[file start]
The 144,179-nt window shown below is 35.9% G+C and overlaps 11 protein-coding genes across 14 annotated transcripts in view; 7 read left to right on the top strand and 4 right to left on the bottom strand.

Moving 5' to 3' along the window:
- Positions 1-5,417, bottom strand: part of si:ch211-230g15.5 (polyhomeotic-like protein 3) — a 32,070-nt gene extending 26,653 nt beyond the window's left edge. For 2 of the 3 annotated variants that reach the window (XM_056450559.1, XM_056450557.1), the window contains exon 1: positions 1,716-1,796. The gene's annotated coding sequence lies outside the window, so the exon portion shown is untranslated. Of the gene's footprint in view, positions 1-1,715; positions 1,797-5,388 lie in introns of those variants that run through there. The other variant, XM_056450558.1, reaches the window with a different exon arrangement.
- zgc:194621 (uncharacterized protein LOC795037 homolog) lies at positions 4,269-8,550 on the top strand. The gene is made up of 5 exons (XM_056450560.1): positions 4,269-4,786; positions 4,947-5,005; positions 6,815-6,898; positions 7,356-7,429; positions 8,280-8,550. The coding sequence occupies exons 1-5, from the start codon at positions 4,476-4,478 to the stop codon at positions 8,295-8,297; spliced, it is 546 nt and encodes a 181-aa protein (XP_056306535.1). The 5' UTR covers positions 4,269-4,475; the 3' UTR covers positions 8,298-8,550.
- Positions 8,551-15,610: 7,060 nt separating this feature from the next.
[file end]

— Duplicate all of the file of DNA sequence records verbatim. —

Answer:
The 144,179-nt window shown below is 35.9% G+C and overlaps 11 protein-coding genes across 14 annotated transcripts in view; 7 read left to right on the top strand and 4 right to left on the bottom strand.

Moving 5' to 3' along the window:
- Positions 1-5,417, bottom strand: part of si:ch211-230g15.5 (polyhomeotic-like protein 3) — a 32,070-nt gene extending 26,653 nt beyond the window's left edge. For 2 of the 3 annotated variants that reach the window (XM_056450559.1, XM_056450557.1), the window contains exon 1: positions 1,716-1,796. The gene's annotated coding sequence lies outside the window, so the exon portion shown is untranslated. Of the gene's footprint in view, positions 1-1,715; positions 1,797-5,388 lie in introns of those variants that run through there. The other variant, XM_056450558.1, reaches the window with a different exon arrangement.
- zgc:194621 (uncharacterized protein LOC795037 homolog) lies at positions 4,269-8,550 on the top strand. The gene is made up of 5 exons (XM_056450560.1): positions 4,269-4,786; positions 4,947-5,005; positions 6,815-6,898; positions 7,356-7,429; positions 8,280-8,550. The coding sequence occupies exons 1-5, from the start codon at positions 4,476-4,478 to the stop codon at positions 8,295-8,297; spliced, it is 546 nt and encodes a 181-aa protein (XP_056306535.1). The 5' UTR covers positions 4,269-4,475; the 3' UTR covers positions 8,298-8,550.
- Positions 8,551-15,610: 7,060 nt separating this feature from the next.